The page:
important recovery tool that they had

but then when they asked him how many of

how many of these things you actually

use twenty only twenty four percent of

them said they use sleep as a recovery

tool right so they know it's important

but they're not using it as a tool so

we're kind of eliminating the most

important thing that we can be doing

alright so the what of all this so now

now we have at least outlined some

things that are important so training

load subjective stuff is easy so let's

talk about technology training load

heart rate variability and sleep so when

we look at technology evaluation I kind

of grouped it in these three categories

so as a scientist it's like a hundred

percent data quality like I've got a

it's got to be a hundred percent or even

like Mark said it's got to be within

three percent error which is pretty

tight which I agree with that's all

that's the only focus of a scientist now

you take an administrator this is what

they care about from left to right in

general like how much does it cost

that's all they care about how much does

it cost and then they might care about

logistics in terms of cost like if I

need somebody to run it and it's gonna

cost me hiring somebody that's what I

care about and they care at least about

data quality so we're I think a sports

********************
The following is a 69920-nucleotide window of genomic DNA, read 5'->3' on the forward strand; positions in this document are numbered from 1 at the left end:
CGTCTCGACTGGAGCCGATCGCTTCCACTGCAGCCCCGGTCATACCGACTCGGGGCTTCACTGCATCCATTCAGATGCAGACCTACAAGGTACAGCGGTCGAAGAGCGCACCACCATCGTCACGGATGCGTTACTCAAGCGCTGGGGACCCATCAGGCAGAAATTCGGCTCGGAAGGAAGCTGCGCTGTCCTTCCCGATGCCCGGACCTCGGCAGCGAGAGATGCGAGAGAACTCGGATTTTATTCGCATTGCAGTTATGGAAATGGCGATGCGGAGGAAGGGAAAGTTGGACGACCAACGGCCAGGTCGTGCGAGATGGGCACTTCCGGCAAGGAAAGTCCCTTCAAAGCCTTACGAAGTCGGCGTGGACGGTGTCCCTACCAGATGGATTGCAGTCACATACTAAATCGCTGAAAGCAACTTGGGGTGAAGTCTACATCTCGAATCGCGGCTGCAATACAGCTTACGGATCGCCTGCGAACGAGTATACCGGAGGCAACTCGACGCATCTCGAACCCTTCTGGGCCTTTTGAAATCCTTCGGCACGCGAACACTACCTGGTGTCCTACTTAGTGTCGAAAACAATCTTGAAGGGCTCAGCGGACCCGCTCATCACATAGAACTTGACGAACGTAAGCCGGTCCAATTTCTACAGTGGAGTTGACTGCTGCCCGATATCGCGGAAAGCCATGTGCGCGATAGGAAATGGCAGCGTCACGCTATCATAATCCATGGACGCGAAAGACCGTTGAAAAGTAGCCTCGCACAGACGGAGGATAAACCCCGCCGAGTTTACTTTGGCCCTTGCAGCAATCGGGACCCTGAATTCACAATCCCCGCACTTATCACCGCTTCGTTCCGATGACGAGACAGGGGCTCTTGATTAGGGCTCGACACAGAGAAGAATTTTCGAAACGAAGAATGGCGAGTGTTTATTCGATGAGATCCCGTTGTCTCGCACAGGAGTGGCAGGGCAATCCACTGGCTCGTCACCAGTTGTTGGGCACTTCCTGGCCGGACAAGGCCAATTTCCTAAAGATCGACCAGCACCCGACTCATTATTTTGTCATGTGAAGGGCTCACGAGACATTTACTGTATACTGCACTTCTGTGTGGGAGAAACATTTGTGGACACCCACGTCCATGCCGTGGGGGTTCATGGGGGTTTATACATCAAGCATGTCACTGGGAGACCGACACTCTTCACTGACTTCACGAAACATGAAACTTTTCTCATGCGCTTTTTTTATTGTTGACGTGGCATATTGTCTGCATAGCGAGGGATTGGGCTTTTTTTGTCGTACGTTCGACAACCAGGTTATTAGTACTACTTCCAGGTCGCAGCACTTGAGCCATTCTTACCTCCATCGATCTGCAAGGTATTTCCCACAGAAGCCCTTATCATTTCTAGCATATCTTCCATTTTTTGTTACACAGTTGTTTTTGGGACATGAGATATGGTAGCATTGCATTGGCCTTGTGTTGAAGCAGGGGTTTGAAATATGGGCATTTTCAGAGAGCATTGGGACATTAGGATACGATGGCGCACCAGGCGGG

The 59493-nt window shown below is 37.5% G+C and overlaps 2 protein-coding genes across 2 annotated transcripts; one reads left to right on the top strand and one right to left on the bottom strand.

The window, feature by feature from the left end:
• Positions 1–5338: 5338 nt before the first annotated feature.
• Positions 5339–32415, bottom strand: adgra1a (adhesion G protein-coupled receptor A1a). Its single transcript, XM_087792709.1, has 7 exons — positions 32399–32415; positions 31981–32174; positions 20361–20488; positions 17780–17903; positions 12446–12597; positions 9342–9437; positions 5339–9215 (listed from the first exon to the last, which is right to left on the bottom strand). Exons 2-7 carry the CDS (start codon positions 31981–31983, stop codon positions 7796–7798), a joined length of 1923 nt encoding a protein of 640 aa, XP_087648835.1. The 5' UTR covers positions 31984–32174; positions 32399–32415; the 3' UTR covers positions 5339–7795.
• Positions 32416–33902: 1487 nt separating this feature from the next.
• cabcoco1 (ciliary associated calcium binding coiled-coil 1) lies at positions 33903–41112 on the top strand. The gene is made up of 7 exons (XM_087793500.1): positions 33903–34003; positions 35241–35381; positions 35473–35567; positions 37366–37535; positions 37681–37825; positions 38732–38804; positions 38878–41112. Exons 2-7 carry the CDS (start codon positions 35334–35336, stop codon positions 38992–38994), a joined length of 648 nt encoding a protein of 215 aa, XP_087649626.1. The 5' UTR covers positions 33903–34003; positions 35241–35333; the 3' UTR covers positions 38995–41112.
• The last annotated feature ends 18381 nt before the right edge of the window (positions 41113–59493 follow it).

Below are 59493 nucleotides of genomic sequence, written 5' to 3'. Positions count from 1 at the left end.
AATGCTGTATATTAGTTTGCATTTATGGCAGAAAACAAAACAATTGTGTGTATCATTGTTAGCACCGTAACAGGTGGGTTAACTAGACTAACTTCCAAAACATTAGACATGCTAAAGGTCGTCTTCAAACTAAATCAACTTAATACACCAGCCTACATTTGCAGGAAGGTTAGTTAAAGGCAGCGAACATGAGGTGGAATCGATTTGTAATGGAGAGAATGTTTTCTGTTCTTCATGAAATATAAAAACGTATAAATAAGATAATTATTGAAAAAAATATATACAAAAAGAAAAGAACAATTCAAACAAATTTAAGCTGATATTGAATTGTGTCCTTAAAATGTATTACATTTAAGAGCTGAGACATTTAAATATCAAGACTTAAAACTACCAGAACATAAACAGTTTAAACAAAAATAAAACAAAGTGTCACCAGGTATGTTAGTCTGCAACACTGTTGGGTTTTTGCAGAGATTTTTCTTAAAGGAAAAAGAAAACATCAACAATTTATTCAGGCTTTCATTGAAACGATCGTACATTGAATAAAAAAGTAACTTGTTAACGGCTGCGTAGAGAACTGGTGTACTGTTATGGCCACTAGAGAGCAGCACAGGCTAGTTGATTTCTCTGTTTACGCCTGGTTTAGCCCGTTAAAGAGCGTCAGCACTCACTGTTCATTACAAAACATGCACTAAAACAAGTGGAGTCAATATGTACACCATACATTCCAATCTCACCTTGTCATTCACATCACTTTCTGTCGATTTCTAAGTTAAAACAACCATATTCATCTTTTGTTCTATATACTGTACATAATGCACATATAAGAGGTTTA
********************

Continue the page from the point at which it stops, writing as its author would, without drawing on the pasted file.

scientists it's is we need to carry

equally across all those things and and

me as evaluating a new technology I I'm

kind of more like an administrator like

I'm gonna ask cost first because if it's

a greatest thing in the world but it

cost me a million dollars I can't use it

like I don't want to get excited about

it I don't want to even if I know it's

the greatest thing in the world and I'll

go to my football coaches and say hey I

got the greatest thing in the world but

cost a million dollars and be like get

out of here like that doesn't help me

right so but then the other important

thing that was talked about yesterday is

logistics so again if it's decent decent

cost and decent quality but it's a pain

to use and it you know we've got sleep

sensors on our athletes and and the

visualization is great motivation is

great data quality I'll find out about

soon but logistically the battery lasts

a day day and a half and it flips over

at night and like half our athletes have

trouble with and it doesn't always sync

so that's an issue like if we don't get

the data every day that's an issue so

you can have all those things nailed but

if you miss on logistics that's a big